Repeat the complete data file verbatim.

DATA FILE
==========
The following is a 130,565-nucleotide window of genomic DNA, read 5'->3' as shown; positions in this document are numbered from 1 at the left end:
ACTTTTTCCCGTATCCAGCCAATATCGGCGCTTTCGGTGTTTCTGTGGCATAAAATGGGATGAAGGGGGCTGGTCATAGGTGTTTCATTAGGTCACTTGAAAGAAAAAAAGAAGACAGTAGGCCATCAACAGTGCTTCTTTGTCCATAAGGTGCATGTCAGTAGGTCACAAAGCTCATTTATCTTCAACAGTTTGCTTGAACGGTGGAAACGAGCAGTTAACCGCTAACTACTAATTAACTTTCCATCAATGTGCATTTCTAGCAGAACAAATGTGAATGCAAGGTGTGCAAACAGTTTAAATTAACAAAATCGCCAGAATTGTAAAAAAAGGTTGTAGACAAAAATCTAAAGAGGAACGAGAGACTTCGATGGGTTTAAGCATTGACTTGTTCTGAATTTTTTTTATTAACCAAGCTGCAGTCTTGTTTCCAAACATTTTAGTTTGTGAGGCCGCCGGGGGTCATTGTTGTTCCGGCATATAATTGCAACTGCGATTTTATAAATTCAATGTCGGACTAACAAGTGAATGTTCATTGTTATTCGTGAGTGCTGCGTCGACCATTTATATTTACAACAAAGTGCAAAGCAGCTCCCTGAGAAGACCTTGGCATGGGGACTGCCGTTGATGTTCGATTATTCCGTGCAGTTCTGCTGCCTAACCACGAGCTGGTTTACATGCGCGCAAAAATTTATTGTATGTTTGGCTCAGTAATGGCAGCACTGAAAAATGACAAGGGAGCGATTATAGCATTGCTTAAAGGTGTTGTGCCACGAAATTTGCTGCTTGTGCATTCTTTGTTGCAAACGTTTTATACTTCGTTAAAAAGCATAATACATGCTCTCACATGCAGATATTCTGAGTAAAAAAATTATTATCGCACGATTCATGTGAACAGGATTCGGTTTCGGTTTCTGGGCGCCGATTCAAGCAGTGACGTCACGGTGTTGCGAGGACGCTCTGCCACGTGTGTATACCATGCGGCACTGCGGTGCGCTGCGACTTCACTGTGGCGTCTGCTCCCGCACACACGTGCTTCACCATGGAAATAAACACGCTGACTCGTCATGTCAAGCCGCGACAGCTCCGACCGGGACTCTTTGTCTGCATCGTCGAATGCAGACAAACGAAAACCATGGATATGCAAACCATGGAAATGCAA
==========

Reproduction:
The following is a 130,565-nucleotide window of genomic DNA, read 5'->3' as shown; positions in this document are numbered from 1 at the left end:
ACTTTTTCCCGTATCCAGCCAATATCGGCGCTTTCGGTGTTTCTGTGGCATAAAATGGGATGAAGGGGGCTGGTCATAGGTGTTTCATTAGGTCACTTGAAAGAAAAAAAGAAGACAGTAGGCCATCAACAGTGCTTCTTTGTCCATAAGGTGCATGTCAGTAGGTCACAAAGCTCATTTATCTTCAACAGTTTGCTTGAACGGTGGAAACGAGCAGTTAACCGCTAACTACTAATTAACTTTCCATCAATGTGCATTTCTAGCAGAACAAATGTGAATGCAAGGTGTGCAAACAGTTTAAATTAACAAAATCGCCAGAATTGTAAAAAAAGGTTGTAGACAAAAATCTAAAGAGGAACGAGAGACTTCGATGGGTTTAAGCATTGACTTGTTCTGAATTTTTTTTATTAACCAAGCTGCAGTCTTGTTTCCAAACATTTTAGTTTGTGAGGCCGCCGGGGGTCATTGTTGTTCCGGCATATAATTGCAACTGCGATTTTATAAATTCAATGTCGGACTAACAAGTGAATGTTCATTGTTATTCGTGAGTGCTGCGTCGACCATTTATATTTACAACAAAGTGCAAAGCAGCTCCCTGAGAAGACCTTGGCATGGGGACTGCCGTTGATGTTCGATTATTCCGTGCAGTTCTGCTGCCTAACCACGAGCTGGTTTACATGCGCGCAAAAATTTATTGTATGTTTGGCTCAGTAATGGCAGCACTGAAAAATGACAAGGGAGCGATTATAGCATTGCTTAAAGGTGTTGTGCCACGAAATTTGCTGCTTGTGCATTCTTTGTTGCAAACGTTTTATACTTCGTTAAAAAGCATAATACATGCTCTCACATGCAGATATTCTGAGTAAAAAAATTATTATCGCACGATTCATGTGAACAGGATTCGGTTTCGGTTTCTGGGCGCCGATTCAAGCAGTGACGTCACGGTGTTGCGAGGACGCTCTGCCACGTGTGTATACCATGCGGCACTGCGGTGCGCTGCGACTTCACTGTGGCGTCTGCTCCCGCACACACGTGCTTCACCATGGAAATAAACACGCTGACTCGTCATGTCAAGCCGCGACAGCTCCGACCGGGACTCTTTGTCTGCATCGTCGAATGCAGACAAACGAAAACCATGGATATGCAAACCATGGAAATGCAA